Sula has been importing bulk red wine from Santa Rita. Haven't there been any more business relationships in this area? Do you think it is feasible?

The business between Santa Rita and Sula Vineyards was going fine, but , sadly, it may have come to an end. In Maharashtra,which comprises 40% of the Indian wine market an additional excise tax of 100 rupees per litre on imported bulk wine was established last March. Recently they have increased it further to 200 rupees per litre That makes any further continuation of such deals unfeasible.

This approach assumes that the expansion of the Indian wine market is a zero-sum game, from which foreign producers should be excluded. In fact, conditions for a win-win situation, in which all wine producers can benefit, are very much there.

Countries like Australia and Argentina are seriously considering export of bulk wines and even wine grapes whereas one does not hear of Chile entering into fresh deals. Does it mean they did not have a happy and profitable experience with India so far?

With these additional excise taxes on imported bulk wine any such business propositions have become untenable.

What is Top Chile Wine Fest 2006 all about?

This is an event to promote higher end Chilean wines in India. As I mention earlier in the interview Chile has been moving higher in the

Sula Vineyards, Grover Vineyards and the Chateau Indage Group are doing well , I am especially fond of Grover Reserve, a very smooth and drinkable red.

quality chain. We make plenty of varietals but there is also an emphasis on improving the quality. Montes Alpha M, Almaviva, Don Melchor, Caballo Loco are Casa Lapostolle are some of the top end wines selling in India, which can compete with the best of wines globally.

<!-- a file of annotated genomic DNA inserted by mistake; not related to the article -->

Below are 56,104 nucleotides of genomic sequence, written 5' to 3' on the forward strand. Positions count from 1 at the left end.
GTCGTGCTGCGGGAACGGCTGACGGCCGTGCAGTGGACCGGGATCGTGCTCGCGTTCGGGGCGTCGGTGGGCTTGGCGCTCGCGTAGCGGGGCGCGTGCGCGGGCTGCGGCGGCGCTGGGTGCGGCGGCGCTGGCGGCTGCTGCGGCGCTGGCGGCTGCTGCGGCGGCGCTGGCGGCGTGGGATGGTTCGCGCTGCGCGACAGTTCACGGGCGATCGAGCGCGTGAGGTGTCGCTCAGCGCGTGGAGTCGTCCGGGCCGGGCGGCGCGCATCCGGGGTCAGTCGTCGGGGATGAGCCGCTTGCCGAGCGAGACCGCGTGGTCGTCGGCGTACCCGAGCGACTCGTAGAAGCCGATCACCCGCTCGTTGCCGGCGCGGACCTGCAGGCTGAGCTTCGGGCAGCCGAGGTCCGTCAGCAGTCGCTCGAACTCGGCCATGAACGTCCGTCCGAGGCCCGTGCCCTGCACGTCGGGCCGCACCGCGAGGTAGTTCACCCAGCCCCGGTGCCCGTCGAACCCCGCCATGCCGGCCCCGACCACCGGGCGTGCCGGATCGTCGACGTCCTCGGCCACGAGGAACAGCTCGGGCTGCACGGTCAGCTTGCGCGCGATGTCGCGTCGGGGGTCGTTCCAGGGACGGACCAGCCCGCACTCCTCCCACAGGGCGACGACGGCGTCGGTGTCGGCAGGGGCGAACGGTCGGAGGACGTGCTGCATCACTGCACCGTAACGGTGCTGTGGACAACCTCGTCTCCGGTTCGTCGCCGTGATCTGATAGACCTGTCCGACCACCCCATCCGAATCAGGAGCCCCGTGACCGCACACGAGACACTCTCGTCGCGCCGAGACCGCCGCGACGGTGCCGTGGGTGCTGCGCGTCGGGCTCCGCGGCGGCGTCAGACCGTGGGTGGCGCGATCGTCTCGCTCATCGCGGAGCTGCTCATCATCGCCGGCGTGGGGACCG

Therefore, we evolved this unique initiative of the Indian Wine Academy called Top Chile to bring to the attention of consumers that Chile was already producing top quality wines too.

What in short is the concept of Top Chile:

The concept in its initial form was to invite all importers in India importing Chilean wines to present their top-end wines, which we feel is justified to be in the final list. These wines would be tasted blind in the Tasting Room of Hyatt Regency Hotel which has agreed to be a part of this event. A panel of 12 experts has been formed in conjunction with the Indian Wine Academy, of which I have been given the privilege of chairman. All the wines offered would be tasted blind randomly under the independent charge of Hyatt. The top three brands would be announced to a select gathering at my residence and the invitees would get an opportunity to taste most of these wines.

We modified the concept to where we would not rank the wines as earlier planned. But the judges would taste these wines without and with Indian food snacks to be prepared by the Aangan Restaurant of Hyatt. Would you believe they have offered 30 snacks?!

We will release the ‘Tasting Notes' at my residence and of course the invitees including the guests from the F & B industry would get to taste some top Chilean wines, anyway.

Why did you change the concept?

As Madame de Rothschild put it: “It is easy to make a wine when one knows; it is only difficult for the first 200 years”

While the concept was excellent in that it would give the hotels, restaurants and consumers a definite choice of the top Chilean wines, some importers had the apprehension that the results might not be fair to them, especially the range selected was too wide in terms of price; which is because we still do not have the fantastic range of our top end wines being imported into India. The other reason was non availability of same vintages for the contest. It would be incorrect to compare an excellent label of a lesser 2003 with the random sample of a better and higher quality 2004.

Moreover, such a wide interest has been created by this event that many importers wanted to entered their lower end wines with the hope that they would score some goodwill with the F & B industry. That would have been unfair to the other contestants since as I have said, no price band has been considered for different wines.

This interview has been carried out through a questionnaire prepared by me and several personal meetings over many sessions. This has been exhaustive and exhausting interview: in fact, a great resource material for Chilean wines. We are grateful to the Ambassador for spending so much of his time with me for this interview. Subhash Arora